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Genetic mapping in disease

The advent of genomics technology necessitates methods for handling large chunks of information. This is of particular importance in human genetics, where an association is required with the disease phenotype.
Genetic mapping in disease
Recent research has fuelled the discovery of over 500 validated single nucleotide polymorphism (SNP) phenotype associations. However, SNPs do not explain the heritability of many common genetic diseases and their effect at the cell level remains unknown.

In the near future, disease mapping projects will have access to full genome sequencing. To be able to manage and analyse very high dimensional data in a statistically powerful way, and interpret these in relation to complex phenotypes, appropriate methods are urgently needed.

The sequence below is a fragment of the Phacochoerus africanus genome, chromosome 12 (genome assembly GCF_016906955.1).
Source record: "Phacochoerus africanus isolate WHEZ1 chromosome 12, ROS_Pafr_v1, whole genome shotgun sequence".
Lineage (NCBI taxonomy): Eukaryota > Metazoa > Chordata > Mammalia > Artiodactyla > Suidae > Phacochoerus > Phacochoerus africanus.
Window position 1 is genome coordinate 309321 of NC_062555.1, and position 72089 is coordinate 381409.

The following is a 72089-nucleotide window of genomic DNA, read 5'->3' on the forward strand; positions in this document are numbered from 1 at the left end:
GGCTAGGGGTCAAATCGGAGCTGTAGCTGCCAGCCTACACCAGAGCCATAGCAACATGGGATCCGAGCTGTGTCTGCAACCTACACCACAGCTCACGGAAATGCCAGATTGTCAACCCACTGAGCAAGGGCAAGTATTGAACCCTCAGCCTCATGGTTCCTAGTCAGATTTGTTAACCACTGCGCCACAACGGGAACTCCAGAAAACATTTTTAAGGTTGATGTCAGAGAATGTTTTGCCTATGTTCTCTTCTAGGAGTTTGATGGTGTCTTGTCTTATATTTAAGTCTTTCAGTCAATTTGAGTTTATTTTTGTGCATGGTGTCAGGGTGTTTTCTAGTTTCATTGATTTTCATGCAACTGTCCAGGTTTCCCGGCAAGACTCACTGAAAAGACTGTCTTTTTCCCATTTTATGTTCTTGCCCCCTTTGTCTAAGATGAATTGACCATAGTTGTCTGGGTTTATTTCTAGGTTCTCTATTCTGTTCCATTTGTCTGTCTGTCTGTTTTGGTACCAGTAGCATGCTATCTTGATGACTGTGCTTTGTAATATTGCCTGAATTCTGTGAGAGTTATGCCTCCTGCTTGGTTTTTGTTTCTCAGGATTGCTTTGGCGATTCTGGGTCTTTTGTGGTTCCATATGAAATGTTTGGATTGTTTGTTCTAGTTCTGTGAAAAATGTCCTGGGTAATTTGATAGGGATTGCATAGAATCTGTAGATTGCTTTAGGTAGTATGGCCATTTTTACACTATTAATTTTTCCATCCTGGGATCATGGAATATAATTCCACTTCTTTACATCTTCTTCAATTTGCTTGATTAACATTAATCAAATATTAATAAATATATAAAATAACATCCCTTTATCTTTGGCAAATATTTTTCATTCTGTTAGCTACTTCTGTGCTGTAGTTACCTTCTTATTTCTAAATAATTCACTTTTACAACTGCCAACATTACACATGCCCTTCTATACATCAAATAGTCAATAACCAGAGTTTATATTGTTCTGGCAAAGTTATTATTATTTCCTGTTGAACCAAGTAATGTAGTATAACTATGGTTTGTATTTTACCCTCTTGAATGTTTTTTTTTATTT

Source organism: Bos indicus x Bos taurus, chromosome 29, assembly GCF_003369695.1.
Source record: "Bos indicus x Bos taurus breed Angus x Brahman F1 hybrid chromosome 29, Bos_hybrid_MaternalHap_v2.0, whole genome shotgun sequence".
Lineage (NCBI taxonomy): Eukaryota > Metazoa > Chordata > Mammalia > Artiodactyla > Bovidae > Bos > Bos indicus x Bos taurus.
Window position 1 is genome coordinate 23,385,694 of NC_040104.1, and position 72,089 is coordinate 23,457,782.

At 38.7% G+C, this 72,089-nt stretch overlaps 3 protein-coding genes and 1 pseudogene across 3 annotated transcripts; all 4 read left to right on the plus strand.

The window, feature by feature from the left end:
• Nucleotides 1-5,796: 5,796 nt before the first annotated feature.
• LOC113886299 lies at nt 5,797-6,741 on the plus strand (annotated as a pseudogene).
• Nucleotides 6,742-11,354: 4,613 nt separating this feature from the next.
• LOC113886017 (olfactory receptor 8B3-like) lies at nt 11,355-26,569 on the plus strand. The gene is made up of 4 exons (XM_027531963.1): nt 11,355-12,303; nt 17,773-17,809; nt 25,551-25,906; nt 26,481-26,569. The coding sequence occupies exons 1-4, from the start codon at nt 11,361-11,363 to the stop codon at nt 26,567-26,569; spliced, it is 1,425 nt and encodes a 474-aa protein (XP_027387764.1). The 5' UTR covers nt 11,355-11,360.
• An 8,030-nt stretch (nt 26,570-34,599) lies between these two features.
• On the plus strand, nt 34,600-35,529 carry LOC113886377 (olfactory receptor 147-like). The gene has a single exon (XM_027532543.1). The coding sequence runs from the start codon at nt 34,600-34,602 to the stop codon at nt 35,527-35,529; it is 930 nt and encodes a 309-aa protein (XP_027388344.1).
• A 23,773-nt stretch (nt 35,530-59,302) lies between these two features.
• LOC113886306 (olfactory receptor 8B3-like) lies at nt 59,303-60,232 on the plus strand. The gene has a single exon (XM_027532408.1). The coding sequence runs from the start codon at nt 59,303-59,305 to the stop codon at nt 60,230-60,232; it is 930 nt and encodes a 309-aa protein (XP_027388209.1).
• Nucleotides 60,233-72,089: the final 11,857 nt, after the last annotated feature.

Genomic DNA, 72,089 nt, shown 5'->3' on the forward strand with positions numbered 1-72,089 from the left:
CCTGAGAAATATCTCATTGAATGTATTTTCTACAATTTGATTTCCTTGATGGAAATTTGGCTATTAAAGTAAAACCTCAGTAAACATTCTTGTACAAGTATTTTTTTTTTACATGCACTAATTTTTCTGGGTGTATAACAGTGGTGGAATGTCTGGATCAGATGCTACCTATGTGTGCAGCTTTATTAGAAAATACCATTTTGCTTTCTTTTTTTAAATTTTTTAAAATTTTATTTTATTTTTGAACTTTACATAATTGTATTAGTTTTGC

The EU-funded NEXTGENE (Next generation disease mapping) project set out to develop new methods capable of identifying more variants contributing to disease by explicitly modelling their interaction and combining the statistical signal contributed by several rare variants. The approach analysed sequencing data and the frequencies of associated variants were based on those obtained from evolutionary theory.

Additionally, they investigated how disease-associated genes are closer in protein interaction space and used this to devise a new method for the identification of disease genes. They also generated software capable of detecting insertion and deletion polymorphisms as well as enabling an efficient assembly of complete mitochondria in whole genome sequencing studies. Intriguingly, comparison of parent and offspring genomes allowed researchers to calculate the de novo mutation rate and find its contribution towards new diseases.

Taken together, the deliverables of the NEXTGENE project provide a thorough understanding of how certain genetic variants contribute to disease. The generated tools and results are of clinical relevance and will drive future research projects in the field.

Related information


Human genetics, SNP, NEXTGENE, mitochondria, mutation rate
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